Rule #1: Everything is Negotiable
The key is to find out what the real bottom point is on pricing… what the media outlet will REALLY sell it for. Some programs have higher demand than others which can mean higher rates. It’s like tickets to the Super Bowl… if it’s sold out and you want tickets, you can probably get them, but you will pay a premium price. It is important to see in 60-seconds or less if you are currently over-paying and if so by how much. This is step one to form a baseline on cost controls. Once you have determined your score, call your favorite media negotiator, or contact us, and we will show you how to use the chart to lower your ad costs.
Many media companies are controlled by Wall Street with quarterly numbers and budgets to make, and if there is unsold inventory, they will almost always sell it at some price because all inventory is perishable. Once the time period has passed, the media seller can never recapture that revenue. Most media groups teach yield management to their sales managers…how to maximize the inventory they have left to squeeze every available dollar onto the books. So don’t be intimidated about what a media company says it won’t do; we’ve walked away from placing thousands of dollars in business and sometimes get a manager’s call to see if there is any last adjustment that can be made to pricing. There is almost always a method to find fair ground to get you what you want and for the media outlet to get what they want.
Critically important to save your hide: negotiation should only commence after the creative message has been formed and tested. Media works. If it didn’t, it would be out of business. What doesn’t work is poor creative no matter what media is employed or how much you spend.
Here are just five of the negotiation techniques we use to lower your costs instantly. I’ll use radio as an example, but these techniques apply to most all media in any situation:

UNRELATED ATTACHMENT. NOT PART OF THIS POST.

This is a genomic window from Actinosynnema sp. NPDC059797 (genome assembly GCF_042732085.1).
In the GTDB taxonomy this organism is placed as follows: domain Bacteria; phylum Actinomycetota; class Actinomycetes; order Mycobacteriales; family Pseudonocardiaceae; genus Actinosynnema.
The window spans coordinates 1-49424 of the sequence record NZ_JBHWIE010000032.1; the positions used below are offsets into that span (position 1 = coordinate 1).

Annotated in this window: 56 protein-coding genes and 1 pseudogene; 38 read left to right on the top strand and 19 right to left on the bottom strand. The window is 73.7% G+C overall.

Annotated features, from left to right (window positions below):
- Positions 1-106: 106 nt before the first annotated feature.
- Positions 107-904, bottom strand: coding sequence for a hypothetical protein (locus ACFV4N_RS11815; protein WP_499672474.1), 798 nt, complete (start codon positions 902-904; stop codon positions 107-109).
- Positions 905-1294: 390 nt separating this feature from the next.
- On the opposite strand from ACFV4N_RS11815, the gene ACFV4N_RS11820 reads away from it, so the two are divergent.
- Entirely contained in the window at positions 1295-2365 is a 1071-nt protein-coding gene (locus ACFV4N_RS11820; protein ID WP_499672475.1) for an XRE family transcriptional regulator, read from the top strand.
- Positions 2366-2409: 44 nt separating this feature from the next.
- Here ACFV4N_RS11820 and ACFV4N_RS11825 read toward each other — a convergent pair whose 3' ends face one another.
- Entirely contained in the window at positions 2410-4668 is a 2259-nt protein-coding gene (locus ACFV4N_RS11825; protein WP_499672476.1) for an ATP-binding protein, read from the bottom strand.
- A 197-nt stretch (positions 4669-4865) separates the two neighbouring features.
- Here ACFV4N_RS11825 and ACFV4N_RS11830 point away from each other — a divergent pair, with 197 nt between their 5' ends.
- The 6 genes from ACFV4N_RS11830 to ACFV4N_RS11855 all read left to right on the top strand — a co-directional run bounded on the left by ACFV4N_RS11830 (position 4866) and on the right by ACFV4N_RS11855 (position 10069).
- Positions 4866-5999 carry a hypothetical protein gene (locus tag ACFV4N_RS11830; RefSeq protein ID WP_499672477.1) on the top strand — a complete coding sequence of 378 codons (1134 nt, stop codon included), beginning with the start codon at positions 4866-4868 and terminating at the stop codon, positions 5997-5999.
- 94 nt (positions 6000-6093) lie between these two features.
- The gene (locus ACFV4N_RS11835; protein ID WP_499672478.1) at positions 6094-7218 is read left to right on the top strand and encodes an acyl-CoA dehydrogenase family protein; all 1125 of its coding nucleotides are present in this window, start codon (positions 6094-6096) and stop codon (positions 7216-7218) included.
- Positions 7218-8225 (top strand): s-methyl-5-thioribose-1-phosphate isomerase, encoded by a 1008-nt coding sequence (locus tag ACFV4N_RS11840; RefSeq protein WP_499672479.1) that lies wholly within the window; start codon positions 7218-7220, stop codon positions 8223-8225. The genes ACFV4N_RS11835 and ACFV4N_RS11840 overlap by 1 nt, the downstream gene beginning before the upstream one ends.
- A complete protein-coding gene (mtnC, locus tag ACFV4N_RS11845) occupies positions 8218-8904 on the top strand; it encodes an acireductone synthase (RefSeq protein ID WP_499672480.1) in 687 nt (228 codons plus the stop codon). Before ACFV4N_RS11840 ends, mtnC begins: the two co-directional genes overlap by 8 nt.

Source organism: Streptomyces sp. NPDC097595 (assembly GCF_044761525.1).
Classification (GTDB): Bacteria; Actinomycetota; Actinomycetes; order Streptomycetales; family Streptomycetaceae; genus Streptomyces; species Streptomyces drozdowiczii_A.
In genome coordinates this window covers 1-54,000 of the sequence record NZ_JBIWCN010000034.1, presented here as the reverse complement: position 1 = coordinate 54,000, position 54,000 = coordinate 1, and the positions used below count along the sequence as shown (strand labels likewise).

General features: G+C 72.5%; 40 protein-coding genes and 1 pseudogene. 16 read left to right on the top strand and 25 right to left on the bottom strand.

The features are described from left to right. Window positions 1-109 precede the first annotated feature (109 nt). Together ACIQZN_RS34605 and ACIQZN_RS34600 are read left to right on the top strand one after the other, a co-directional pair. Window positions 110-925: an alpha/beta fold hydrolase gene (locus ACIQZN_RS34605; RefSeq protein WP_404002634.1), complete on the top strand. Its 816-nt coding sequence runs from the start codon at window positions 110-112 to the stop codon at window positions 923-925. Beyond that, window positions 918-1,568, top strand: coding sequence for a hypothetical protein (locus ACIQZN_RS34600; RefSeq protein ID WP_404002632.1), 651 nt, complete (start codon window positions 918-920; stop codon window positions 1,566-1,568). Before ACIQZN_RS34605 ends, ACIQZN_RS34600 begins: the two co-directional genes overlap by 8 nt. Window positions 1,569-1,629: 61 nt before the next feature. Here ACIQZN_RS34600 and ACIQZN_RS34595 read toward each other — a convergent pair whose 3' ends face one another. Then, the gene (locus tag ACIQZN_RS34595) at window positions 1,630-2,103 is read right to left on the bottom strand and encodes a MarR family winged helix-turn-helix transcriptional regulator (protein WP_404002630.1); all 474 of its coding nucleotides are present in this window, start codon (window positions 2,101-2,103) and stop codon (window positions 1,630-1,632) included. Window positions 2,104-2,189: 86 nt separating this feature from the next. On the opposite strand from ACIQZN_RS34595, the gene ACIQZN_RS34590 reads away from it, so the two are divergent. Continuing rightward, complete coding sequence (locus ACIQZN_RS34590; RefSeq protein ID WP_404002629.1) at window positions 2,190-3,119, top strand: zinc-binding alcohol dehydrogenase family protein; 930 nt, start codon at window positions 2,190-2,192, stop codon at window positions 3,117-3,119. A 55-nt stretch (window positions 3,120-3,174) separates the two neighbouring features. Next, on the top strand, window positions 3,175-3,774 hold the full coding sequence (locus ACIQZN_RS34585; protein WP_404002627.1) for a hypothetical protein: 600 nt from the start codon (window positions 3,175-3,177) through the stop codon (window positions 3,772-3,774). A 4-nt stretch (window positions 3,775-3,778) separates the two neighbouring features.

Five Negotiation Techniques We Use to Lower Your Costs Instantly
- Convert schedules to preemptible (meaning that a higher-rate advertiser can take your slot) and pay a lower rate. Buy more commercials for greater reach and frequency without increasing your budget. Chances are that the lower-rate preemptible spots, if you buy enough of them, will deliver close to what you were paying high dollar for.
- Buy the first two weeks of the month when demand is less when compared to the last 15 days of the month. Automotive dealers buy a ton of the last two weeks inventory to make sales numbers. Their vehicle allotments depend on their sales.
- Insist on value-added merchandising, free 10-second announcements such as “This sports update is brought to you by (the name of your business and what you do)” as part of your buy.
- Spots priced to clear (meaning that the commercials will air), spots with a 50% to 70% chance to clear and
- Spots that have a 0% to 50% chance to clear. If the order is big enough, many times a significant number of the spots will clear, and the average cost per spot comes way down while the reach and frequency (the average number of times that the prospect will hear your ad) goes up.
- You can listen to an example below to learn how much you may be over-paying for your advertising.
- Adjust advertising schedule to a three-tier pricing mix:
- Manage preemptions daily and move preempted dollars from one station to another. This daily move management ensures that your reach and frequency do not suffer as you move the same dollars from station to station on those stations that fit your demographic and qualitative target.
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